Monthly Archives: February 2015

Scientists discover that bigger is not better

Why am I not surprised? An comparison of the size of research labs and the number of impact papers the lab published found that increasing the number of students to the staff above a certain point does little to increase research success.

To publish the most papers, labs should ideally have 10 to 15 members, according to a much-discussed study in PeerJ PrePrints. Adding more and more graduate students and postdocs beyond that number does not guarantee a continued rise in high-impact papers, the study found, partly because the extra workers tend to be much less productive than the principal investigator (PI). Mark Pallen, who heads a microbiology lab at the University of Warwick, UK, tweeted “Nice that PIs matter!”

Not surprisingly, there is much skepticism of this result in the scientific community, as having more workers in their lab tends to give them a justification for requiring more grant funds.

Rocket tank lands on Brazil farm

Chicken Little report: A propellent tank from an as-yet unidentified rocket landed near a house on a Brazilian farm on December 28.

The pictures at the link are neat, especially since the man in the selfie showing the farmer’s family and the tank in the background looks so much like New Jersey governor Chris Christie.

OSIRIS-REx to get more fuel for its asteroid mission

In what might be a first for the planetary science/engineering community, an unmanned probe, being built to bring samples back from the asteroid Bennu, is turning out to be lighter than expected, thus allowing engineers to stuff its tanks with extra fuel to extend its mission.

The OSIRIS-REx spacecraft, being built at a Lockheed Martin facility in Denver, is coming in lighter than the lift capability of the Atlas 5 rocket, which will lift off in its “411” configuration with a four-meter payload fairing, a single-engine Centaur upper stage, and one strap-on solid rocket booster.

The proposal — described as a “heavy launch option” — would add an extra 341 pounds of fuel to the spacecraft’s fuel tank.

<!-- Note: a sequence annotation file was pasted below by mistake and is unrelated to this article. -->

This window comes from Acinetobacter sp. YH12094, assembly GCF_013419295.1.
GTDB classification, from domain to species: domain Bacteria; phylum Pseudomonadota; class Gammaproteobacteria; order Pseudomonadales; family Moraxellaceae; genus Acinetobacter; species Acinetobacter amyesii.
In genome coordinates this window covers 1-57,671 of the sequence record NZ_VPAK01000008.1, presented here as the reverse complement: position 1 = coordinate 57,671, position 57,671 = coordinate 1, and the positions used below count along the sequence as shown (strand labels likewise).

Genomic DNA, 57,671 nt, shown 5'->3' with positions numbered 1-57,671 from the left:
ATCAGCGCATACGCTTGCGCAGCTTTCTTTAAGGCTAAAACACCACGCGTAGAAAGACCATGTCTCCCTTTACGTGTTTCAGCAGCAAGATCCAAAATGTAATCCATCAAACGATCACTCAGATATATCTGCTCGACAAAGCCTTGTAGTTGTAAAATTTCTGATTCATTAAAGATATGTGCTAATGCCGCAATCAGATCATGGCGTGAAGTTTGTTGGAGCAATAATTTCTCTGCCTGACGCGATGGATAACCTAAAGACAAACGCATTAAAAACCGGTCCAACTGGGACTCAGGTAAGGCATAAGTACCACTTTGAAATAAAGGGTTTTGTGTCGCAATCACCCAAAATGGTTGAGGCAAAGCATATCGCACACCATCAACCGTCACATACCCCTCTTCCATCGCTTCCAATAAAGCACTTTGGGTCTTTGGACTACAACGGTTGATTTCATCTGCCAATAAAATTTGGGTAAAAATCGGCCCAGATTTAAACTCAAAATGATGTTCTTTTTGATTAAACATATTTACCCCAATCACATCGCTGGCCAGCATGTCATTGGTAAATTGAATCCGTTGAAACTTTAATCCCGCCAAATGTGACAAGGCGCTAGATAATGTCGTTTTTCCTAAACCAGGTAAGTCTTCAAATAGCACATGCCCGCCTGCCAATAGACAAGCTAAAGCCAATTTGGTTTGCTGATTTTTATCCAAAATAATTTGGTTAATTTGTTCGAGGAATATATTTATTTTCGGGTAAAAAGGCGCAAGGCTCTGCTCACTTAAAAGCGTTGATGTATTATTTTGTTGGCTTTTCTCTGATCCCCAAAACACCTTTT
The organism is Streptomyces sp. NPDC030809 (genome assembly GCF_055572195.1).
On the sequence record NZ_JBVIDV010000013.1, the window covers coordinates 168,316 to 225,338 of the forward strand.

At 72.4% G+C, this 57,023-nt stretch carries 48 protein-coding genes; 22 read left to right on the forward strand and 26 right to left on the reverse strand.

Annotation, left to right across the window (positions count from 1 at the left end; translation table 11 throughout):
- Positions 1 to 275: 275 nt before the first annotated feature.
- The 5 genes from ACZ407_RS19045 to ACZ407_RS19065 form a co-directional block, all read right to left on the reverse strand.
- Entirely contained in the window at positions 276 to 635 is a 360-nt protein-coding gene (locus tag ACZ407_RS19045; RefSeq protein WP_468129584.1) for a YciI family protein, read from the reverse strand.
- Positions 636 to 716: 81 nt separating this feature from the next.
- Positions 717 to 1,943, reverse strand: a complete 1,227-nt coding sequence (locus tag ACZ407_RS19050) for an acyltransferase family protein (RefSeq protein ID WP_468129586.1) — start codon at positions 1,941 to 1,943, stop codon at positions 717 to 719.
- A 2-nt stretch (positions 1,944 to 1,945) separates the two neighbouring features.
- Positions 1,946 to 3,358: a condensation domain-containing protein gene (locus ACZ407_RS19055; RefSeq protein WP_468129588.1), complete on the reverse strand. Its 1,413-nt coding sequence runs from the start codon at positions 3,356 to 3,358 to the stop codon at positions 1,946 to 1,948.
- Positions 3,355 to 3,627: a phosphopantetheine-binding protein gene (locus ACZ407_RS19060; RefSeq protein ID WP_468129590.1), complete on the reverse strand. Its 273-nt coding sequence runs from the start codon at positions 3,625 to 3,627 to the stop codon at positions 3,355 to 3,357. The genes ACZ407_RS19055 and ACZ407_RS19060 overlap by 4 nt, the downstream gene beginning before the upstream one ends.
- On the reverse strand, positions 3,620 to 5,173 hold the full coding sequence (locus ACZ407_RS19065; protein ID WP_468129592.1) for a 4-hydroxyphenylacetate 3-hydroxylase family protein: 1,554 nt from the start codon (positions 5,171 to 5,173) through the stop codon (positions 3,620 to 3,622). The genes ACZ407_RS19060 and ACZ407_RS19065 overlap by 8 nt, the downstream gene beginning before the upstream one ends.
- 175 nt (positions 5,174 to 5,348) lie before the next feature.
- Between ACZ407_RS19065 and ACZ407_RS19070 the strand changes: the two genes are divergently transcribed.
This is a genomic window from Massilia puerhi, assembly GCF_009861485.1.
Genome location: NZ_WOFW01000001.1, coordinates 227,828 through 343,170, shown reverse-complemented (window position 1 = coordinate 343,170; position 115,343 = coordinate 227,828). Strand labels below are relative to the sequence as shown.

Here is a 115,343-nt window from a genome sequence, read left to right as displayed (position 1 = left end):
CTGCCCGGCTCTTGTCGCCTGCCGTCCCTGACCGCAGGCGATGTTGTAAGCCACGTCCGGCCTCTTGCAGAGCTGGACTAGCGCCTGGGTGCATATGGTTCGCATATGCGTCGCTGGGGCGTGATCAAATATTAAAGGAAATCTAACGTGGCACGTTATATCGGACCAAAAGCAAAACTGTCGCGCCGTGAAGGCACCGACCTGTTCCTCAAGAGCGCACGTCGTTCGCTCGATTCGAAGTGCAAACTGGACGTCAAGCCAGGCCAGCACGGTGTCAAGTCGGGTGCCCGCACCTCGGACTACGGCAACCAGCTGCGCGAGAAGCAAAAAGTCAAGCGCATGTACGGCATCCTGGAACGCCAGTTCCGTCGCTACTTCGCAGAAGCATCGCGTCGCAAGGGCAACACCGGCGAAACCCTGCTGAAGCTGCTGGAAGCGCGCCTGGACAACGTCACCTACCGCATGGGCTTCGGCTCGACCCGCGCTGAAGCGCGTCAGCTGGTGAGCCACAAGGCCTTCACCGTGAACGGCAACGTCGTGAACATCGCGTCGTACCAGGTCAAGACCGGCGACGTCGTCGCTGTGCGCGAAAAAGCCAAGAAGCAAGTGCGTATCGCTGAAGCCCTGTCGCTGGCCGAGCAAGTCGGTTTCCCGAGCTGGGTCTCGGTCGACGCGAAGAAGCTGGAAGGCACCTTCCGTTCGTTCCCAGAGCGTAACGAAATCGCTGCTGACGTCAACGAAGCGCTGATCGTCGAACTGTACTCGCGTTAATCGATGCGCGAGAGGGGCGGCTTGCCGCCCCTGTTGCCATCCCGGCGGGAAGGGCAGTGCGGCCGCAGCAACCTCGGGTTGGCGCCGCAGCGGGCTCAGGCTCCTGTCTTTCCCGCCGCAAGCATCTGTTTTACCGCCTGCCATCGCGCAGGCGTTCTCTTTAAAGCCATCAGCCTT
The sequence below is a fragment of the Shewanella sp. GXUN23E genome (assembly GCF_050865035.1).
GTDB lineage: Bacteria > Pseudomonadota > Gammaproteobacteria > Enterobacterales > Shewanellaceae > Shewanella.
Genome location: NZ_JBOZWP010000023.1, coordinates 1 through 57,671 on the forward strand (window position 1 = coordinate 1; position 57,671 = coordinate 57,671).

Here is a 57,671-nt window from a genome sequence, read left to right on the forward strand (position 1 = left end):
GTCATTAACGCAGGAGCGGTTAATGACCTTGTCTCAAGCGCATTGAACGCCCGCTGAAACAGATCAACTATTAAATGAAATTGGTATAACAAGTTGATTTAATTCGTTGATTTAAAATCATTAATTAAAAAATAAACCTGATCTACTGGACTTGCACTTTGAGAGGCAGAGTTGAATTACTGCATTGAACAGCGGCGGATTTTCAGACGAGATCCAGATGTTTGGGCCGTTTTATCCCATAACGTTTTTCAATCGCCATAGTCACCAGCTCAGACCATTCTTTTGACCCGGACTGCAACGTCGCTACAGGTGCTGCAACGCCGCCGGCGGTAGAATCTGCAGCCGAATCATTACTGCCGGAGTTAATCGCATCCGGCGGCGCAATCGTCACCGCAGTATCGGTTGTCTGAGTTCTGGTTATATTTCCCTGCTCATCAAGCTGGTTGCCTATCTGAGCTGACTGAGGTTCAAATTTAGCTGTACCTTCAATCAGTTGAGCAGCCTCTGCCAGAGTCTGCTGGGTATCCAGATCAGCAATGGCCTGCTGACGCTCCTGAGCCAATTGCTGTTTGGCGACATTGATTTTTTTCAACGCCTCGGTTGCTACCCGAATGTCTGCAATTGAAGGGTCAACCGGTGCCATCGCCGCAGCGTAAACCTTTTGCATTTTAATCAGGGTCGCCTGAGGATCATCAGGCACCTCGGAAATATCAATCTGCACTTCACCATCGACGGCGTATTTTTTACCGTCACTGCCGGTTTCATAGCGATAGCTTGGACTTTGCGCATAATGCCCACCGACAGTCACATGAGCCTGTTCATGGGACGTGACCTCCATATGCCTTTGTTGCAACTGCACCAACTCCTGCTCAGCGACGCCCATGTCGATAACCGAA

Planetary probes never end up lighter than planned, at least until now. During construction scientists have always found it impossible to resist adding more instruments or capabilities, and thus engineers always struggle to get the spacecraft built within its weight budget. For OSIRIS-REx to have this wonderful problem is surely astonishing.

Astronomers find an invisible dwarf galaxy

Using dark matter data that suggested the existence of a faint dwarf galaxy 300,000 light years away on the other side of the Milky Way, astronomers have pinpointed its location by finding a tiny cluster of bright Cepheid variable stars, also located at that distance.

“These young stars are likely the signature of this predicted galaxy,” said Chakrabarti, assistant professor in RIT’s School of Physics and Astronomy. “They can’t be part of our galaxy because the disk of the Milky Way terminates at 48,000 light years.” Invisible particles known as dark matter make up 23 percent of the mass of the universe. The mysterious matter represents a fundamental problem in astronomy because it is not understood, Chakrabarti said.

This result is intriguing because it not only found a previously unknown dwarf galaxy orbiting the Milky Way, it also provides further evidence that dark matter, whatever it is, does exist. The dark matter of this unseen dwarf galaxy showed its gravitational effects on Milky Way stars, and when the astronomers looked at the right spot suggested by those effects, they found distant stars that had to belong to the invisible dwarf galaxy, proving it was there. This is comparable to finding Neptune and Pluto by analyzing their gravitational effects and then predicting their location in the sky.

Five years later a second attempt to put a Japanese spacecraft into Venus orbit

If at first: After failing to place its Akatsuki spacecraft into orbit around Venus in 2010 because of a cracked engine nozzle, Japan has announced its plans for a new attempt later this year.

The attempt will be made on December 7. If successful, the spacecraft will begin studying Venus’s climate and atmosphere only a short time after the end of Europe’s very success Venus Express mission.

“It is ironic a sign warning of the liberal thought police was potentially stolen by the liberal thought police.”

Leftwing facists: A sign advertising a talk being given by Jonah Goldberg about his book Liberal Fascism at the University of Michigan was apparently stolen by liberal fascists who don’t like freedom of speech.

The sign was bright red and declared: “Warning: Liberal thought police. Jonah Goldberg on his best-selling book Liberal Fascism.” It included a picture of a smiley face with a piece of tape over its mouth and the word “censorship.” “The biggest irony is on the front of the poster it says ‘thought police,’” Audia said in an interview with The College Fix. “So a warning on thought police was censored. It’s pretty ridiculous.”